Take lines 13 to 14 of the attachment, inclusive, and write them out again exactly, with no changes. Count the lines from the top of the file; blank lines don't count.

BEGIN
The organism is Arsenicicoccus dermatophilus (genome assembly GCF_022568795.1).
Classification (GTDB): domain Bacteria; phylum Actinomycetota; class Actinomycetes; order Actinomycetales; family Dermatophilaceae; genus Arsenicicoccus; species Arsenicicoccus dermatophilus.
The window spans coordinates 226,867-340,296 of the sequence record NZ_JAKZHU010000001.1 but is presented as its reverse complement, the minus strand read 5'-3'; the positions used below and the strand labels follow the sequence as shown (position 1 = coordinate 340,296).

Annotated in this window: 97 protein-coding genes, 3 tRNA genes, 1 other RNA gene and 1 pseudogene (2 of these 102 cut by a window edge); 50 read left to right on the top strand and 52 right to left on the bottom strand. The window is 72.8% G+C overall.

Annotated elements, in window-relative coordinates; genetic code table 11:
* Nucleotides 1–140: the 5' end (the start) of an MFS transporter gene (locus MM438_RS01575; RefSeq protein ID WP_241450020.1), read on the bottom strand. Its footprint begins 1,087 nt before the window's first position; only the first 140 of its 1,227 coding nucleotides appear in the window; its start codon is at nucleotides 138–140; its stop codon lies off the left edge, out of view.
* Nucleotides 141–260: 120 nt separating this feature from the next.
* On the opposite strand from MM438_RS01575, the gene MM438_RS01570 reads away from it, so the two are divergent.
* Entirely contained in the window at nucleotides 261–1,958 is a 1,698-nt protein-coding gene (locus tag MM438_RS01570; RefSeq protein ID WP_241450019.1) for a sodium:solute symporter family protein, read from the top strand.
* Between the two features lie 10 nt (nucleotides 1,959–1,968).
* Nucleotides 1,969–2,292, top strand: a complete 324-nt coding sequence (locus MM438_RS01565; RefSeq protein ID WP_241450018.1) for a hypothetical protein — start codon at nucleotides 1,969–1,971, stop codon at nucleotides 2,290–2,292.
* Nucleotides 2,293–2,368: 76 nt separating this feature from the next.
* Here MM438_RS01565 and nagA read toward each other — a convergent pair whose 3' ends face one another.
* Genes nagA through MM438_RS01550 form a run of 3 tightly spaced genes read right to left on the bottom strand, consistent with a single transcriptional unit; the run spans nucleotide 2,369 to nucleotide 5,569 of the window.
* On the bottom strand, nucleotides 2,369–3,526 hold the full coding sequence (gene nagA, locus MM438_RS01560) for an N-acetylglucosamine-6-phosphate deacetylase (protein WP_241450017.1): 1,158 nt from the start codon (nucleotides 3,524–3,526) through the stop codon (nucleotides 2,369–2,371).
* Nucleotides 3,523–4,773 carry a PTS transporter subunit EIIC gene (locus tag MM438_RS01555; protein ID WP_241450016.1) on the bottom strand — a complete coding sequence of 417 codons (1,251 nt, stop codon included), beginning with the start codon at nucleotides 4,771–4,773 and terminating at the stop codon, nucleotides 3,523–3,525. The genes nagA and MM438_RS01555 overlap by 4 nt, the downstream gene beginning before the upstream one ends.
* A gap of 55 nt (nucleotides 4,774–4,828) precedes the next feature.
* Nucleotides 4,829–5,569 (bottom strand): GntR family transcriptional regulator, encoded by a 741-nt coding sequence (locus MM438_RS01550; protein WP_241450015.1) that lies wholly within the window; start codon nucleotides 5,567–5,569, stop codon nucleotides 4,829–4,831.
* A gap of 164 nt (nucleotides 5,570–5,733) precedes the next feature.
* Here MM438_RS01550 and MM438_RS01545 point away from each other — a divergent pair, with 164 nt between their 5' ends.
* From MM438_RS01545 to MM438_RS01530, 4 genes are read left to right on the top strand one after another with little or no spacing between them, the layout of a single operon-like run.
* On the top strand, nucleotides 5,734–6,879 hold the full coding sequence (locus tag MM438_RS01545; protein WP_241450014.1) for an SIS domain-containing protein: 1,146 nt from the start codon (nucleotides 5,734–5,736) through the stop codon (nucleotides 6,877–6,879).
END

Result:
* Here MM438_RS01565 and nagA read toward each other — a convergent pair whose 3' ends face one another.
* Genes nagA through MM438_RS01550 form a run of 3 tightly spaced genes read right to left on the bottom strand, consistent with a single transcriptional unit; the run spans nucleotide 2,369 to nucleotide 5,569 of the window.